Carl: We were the drunken sailors and loved it so we made it. We focused on supporting filmmakers.

Ray: We also focus on relationships with filmakers, but it was in the high teens to pick up. As much as we love Danny Boyle.

Carl/Ray: It was in the high teen Millions to pick up. Like closer to 20 Million.

Ray: We like to keep a family of directors. Move them along in their career.

Tim: From a script level, not a finished film. How do small distributors get involved vs studio involvement?

Jamie: We look at anything that comes in. We have only just gotten into pre-bought films. But it's better to go to them when already in production, with a star. It makes it less expensive to buy, as there's already money being used to make it. They don't have to fund the whole thing.

Carl: Hopefully, there will be a new wave of distributors over the next year.

NOTE TO SELF: Christ! Wouldn't that be nice!!

Carl: Meddling comes from trying to make the movie work. Smaller distributors can't afford to re-do movies.

Ray: Well, Fox meddles.

(here I almost fall off my chair from laugher!!! No shit!!)

Ray: But they do it because they want to make the film work better. They do it based on feedback from previews and screenings. They don't do it because they want to be the creative guy. They are too busy. And I think (pauses) that we've never cut out the opinion of the creative people, the director, etc. We have to ask, when suggesting a change, is the change a big enough deal that it is worth doing. Will it make up the $ spent on it.

(At this point I stopped writing. I've worked on too many Fox shows I guess. )

Ray: Big placed don't really pre-buy.

Tim: What about digital Projection?

Carl: Film now is problematic. It's $2000/print. It's expensive. If festivals are digital, that saves a lot of $. And there's more choises available with digital.

At this point there were questions from the audience.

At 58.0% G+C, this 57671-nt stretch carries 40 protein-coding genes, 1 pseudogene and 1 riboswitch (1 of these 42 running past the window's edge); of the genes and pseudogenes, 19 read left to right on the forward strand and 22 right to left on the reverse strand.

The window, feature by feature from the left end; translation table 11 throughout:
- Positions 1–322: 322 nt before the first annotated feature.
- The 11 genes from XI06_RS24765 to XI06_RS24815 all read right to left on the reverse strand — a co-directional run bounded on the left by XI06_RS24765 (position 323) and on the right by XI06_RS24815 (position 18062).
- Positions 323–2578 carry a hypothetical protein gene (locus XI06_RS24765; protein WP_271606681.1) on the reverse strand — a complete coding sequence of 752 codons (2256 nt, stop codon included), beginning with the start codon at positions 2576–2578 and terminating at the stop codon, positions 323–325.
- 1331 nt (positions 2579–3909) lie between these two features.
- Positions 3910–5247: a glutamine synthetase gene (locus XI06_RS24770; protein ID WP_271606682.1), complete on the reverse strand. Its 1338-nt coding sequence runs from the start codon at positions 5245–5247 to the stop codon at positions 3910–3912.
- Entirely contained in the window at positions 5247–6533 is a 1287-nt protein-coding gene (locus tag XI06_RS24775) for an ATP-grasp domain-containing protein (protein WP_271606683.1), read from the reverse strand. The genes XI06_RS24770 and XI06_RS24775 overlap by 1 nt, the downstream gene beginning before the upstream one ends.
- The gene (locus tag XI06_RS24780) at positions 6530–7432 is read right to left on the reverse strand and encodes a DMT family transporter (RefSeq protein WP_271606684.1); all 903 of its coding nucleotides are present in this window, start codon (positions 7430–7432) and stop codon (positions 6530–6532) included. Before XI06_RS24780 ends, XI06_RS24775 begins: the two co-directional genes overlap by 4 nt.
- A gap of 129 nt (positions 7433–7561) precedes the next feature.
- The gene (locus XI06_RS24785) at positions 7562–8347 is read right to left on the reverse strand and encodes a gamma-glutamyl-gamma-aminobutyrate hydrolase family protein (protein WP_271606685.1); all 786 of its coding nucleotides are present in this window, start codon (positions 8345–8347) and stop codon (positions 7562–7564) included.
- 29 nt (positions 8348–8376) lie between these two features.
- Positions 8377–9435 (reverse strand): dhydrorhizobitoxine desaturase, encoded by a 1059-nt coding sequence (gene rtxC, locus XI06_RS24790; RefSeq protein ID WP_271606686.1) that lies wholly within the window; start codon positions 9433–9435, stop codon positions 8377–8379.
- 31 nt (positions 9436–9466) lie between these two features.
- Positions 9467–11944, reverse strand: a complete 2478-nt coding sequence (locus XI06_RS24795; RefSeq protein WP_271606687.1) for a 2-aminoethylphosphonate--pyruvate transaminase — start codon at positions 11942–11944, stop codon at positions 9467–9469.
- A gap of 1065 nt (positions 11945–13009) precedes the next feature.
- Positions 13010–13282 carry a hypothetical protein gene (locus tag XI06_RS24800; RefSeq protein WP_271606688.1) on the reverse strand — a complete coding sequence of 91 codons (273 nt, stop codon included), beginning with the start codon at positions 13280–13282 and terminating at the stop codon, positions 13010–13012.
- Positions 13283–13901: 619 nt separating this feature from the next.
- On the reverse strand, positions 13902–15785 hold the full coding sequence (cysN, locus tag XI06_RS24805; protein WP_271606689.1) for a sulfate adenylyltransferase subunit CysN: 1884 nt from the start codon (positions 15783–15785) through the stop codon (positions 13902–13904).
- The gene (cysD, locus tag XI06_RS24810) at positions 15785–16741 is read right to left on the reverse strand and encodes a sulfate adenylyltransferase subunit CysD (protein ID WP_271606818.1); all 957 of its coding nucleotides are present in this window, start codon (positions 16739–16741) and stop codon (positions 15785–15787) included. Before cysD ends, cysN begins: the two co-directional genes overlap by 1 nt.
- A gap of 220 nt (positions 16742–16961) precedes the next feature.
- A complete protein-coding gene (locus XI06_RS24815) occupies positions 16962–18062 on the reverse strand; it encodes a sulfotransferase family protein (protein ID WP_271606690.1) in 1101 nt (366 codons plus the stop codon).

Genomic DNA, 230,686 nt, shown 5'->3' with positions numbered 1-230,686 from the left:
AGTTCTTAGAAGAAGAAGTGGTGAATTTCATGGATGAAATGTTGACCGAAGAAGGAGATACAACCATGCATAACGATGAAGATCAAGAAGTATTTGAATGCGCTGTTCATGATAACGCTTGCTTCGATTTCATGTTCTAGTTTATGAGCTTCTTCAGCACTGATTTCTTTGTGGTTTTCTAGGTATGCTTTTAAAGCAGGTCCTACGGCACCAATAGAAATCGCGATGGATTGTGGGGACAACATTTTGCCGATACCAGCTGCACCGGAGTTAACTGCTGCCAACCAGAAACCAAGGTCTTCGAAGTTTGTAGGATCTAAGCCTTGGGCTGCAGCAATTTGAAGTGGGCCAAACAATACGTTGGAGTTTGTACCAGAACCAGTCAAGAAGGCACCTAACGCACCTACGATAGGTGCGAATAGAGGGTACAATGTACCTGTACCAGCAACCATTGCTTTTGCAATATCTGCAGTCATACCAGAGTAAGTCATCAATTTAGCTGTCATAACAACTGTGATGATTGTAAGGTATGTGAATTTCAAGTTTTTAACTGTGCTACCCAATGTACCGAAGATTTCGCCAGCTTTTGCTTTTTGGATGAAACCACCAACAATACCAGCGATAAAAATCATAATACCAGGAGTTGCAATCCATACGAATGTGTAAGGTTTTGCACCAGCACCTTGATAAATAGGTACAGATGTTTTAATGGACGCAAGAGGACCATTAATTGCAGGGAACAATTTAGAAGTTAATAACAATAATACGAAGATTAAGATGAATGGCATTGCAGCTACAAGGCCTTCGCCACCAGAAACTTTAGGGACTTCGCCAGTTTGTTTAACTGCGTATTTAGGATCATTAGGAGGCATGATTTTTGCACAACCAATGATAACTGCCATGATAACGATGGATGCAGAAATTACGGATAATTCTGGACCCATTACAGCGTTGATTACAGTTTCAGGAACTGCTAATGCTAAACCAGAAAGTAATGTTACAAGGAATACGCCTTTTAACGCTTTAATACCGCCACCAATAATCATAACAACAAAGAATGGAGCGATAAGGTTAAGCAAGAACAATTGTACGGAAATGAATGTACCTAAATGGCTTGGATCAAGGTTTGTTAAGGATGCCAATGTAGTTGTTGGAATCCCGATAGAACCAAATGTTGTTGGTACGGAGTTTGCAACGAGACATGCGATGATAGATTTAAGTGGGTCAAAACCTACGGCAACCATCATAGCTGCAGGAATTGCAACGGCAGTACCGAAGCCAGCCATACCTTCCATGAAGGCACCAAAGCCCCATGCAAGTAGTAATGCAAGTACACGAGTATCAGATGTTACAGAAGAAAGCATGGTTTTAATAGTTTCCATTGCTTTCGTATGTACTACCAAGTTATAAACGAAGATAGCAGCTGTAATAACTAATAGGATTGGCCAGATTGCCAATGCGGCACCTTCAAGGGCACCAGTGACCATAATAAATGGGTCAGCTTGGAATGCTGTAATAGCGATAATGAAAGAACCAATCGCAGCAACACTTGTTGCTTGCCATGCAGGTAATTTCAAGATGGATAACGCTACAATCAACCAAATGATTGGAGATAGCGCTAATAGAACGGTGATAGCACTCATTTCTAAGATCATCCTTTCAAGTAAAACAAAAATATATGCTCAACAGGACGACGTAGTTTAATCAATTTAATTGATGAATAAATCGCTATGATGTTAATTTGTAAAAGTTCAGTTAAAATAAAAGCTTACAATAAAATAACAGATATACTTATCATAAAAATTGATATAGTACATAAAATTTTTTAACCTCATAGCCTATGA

Q: (sorry, didn't really hear this one, but it was about the govenrment supported film industry I think, maybe?)

Jamie: I was a filmmaker in Australia before becoming a distributor. In Australia, the government film world, and the real film industry are very seperate. My advise is to be in an international head space.

(He talked more about how Aussie films funded by the government don't really get exposure, no one sees them. At least this was my take on what he said.)

Q: was something about "Waitress" being a soft movie... was good, but surprising that it got picked up.

Ray: Waitress was a soft movie. But it had a target audience, one that they could tap into for marketing. They found an angle that worked. Find a way in. Get your target market interested. Who's the movie for? Figure this out.

Jamie: But DO NOT send me your marketing material. Don't tell me how to market your film. It's insulting.

Ray: Absolutely! It should be obvious that you've thought about who your target market is by the material.

Q: What do you think of the internet for marketing?

Ray: Focus on proper marketing. The internet is very tricky. Sometimes it works, sometimes not. But only put clips on there, not the whole movie.

James: DO NOT put the whole movie in it's entirety on the internet, or it won't get picked up.

Carl: Everything is shifting. The internet is untapped. Distribution won't touch you if you put the whole movie on there, but there are other places, Magnolia, IFC, that are starting to experiment. At this point, it's an unknown.

And that concluded a facinating hour.

If you were there, and I've gotten things horribly wrong, PLEASE correct me. I did have one question that I'd hoped they would touch on... perhaps you lot can help me...

Q: I keep hearing about "front end" vs "back end" and that low budget filmmakers don't make their money on the front end, they make it all in the back end. Do distributors really give out percentages of the profit? Or is it usually a one shot deal? Do they arrange different deals with different players (ie, writers, producers, directors) or is it a group deal, sort it out for yourselves?